At any rate, once the perp hollered me awake, I lay there in the dark (not even the turkeys were awake) thinking about golf. I tried to decide, what do I like about the game? I’m not very good, so it’s not because I excel at it.

    Part of my fondness for the game is that it’s a reason to get out into nature, where I can breathe the fresh air and get a little exercise as I walk around the course. Like so many of us Puritan ethic types, I have to have justification for doing something enjoyable. So, I can feel productive about golf, even though it’s the productivity of “getting a better score than ever before.”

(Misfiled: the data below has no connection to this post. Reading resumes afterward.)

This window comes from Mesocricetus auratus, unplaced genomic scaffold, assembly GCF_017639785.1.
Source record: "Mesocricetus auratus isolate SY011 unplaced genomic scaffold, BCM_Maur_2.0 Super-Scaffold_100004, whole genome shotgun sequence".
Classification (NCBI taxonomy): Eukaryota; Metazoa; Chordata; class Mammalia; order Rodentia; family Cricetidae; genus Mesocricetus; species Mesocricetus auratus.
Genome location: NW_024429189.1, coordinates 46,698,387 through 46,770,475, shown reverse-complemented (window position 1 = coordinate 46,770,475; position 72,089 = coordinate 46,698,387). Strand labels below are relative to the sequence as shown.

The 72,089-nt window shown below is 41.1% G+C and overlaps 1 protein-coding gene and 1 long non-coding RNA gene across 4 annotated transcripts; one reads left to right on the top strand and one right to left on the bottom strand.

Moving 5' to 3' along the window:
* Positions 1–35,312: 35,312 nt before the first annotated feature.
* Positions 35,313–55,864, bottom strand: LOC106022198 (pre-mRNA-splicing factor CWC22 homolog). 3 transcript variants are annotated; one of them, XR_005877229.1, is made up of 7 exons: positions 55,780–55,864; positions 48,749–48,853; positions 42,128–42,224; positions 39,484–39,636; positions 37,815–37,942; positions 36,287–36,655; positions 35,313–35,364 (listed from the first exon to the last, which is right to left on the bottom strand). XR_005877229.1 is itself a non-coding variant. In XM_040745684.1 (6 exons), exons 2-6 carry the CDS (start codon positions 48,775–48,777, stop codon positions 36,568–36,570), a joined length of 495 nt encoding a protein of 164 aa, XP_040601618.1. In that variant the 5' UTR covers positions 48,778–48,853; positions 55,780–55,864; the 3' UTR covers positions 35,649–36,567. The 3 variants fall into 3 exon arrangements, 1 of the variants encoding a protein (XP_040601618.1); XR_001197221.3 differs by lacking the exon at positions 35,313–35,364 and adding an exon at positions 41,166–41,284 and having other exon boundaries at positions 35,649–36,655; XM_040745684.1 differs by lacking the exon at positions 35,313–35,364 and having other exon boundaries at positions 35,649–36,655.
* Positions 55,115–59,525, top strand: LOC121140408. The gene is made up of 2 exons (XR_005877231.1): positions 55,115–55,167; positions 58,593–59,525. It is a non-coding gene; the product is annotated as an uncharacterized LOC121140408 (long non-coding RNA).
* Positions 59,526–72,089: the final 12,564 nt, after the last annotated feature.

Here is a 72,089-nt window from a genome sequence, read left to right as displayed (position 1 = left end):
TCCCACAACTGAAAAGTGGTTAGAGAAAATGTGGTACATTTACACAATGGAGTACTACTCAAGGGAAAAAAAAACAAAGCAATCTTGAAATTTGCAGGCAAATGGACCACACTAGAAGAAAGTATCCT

There’s the comradeship of playing against my buddies, with that secret glow when I do ally beat them on a hole.

    We’re enrolled in a private club, we golfers, playing a game that can last a lifetime, unlike more active sports. We have our secret grip (usually overlapping), special paraphernalia, rules we all agree on, even a unique language (par, bogey, etc.).

    Finally, there’s a quiet satisfaction when I do make a good shot, or roll in a tricky putt. Oh, it’s countered by dissatisfaction when I can’t make good shots consistently, but those little flashes light up my soul.

    Written by rvgolfer

    November 21, 2008 at 7:56 pm

    Posted in golf